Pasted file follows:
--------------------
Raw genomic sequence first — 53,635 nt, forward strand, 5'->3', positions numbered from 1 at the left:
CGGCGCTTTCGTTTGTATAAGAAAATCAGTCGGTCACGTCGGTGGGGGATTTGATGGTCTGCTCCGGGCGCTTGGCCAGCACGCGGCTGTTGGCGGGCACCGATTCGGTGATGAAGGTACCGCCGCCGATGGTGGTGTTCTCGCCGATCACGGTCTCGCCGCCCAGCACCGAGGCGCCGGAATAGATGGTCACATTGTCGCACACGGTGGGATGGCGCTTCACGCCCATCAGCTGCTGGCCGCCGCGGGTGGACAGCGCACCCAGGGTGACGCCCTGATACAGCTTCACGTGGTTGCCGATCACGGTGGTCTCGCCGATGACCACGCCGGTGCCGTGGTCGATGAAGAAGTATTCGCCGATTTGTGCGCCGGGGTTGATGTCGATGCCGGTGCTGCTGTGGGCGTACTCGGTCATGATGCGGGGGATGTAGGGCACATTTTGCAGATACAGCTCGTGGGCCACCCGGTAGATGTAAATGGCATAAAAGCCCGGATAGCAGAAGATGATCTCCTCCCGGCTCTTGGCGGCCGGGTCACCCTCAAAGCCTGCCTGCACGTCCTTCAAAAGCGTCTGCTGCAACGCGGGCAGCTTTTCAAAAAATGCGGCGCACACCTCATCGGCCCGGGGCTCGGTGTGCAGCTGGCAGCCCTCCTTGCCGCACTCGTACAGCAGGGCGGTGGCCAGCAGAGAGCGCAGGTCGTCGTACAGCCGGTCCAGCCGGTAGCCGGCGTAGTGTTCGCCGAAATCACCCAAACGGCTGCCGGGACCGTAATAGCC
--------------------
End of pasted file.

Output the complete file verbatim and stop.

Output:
Raw genomic sequence first — 53,635 nt, forward strand, 5'->3', positions numbered from 1 at the left:
CGGCGCTTTCGTTTGTATAAGAAAATCAGTCGGTCACGTCGGTGGGGGATTTGATGGTCTGCTCCGGGCGCTTGGCCAGCACGCGGCTGTTGGCGGGCACCGATTCGGTGATGAAGGTACCGCCGCCGATGGTGGTGTTCTCGCCGATCACGGTCTCGCCGCCCAGCACCGAGGCGCCGGAATAGATGGTCACATTGTCGCACACGGTGGGATGGCGCTTCACGCCCATCAGCTGCTGGCCGCCGCGGGTGGACAGCGCACCCAGGGTGACGCCCTGATACAGCTTCACGTGGTTGCCGATCACGGTGGTCTCGCCGATGACCACGCCGGTGCCGTGGTCGATGAAGAAGTATTCGCCGATTTGTGCGCCGGGGTTGATGTCGATGCCGGTGCTGCTGTGGGCGTACTCGGTCATGATGCGGGGGATGTAGGGCACATTTTGCAGATACAGCTCGTGGGCCACCCGGTAGATGTAAATGGCATAAAAGCCCGGATAGCAGAAGATGATCTCCTCCCGGCTCTTGGCGGCCGGGTCACCCTCAAAGCCTGCCTGCACGTCCTTCAAAAGCGTCTGCTGCAACGCGGGCAGCTTTTCAAAAAATGCGGCGCACACCTCATCGGCCCGGGGCTCGGTGTGCAGCTGGCAGCCCTCCTTGCCGCACTCGTACAGCAGGGCGGTGGCCAGCAGAGAGCGCAGGTCGTCGTACAGCCGGTCCAGCCGGTAGCCGGCGTAGTGTTCGCCGAAATCACCCAAACGGCTGCCGGGACCGTAATAGCC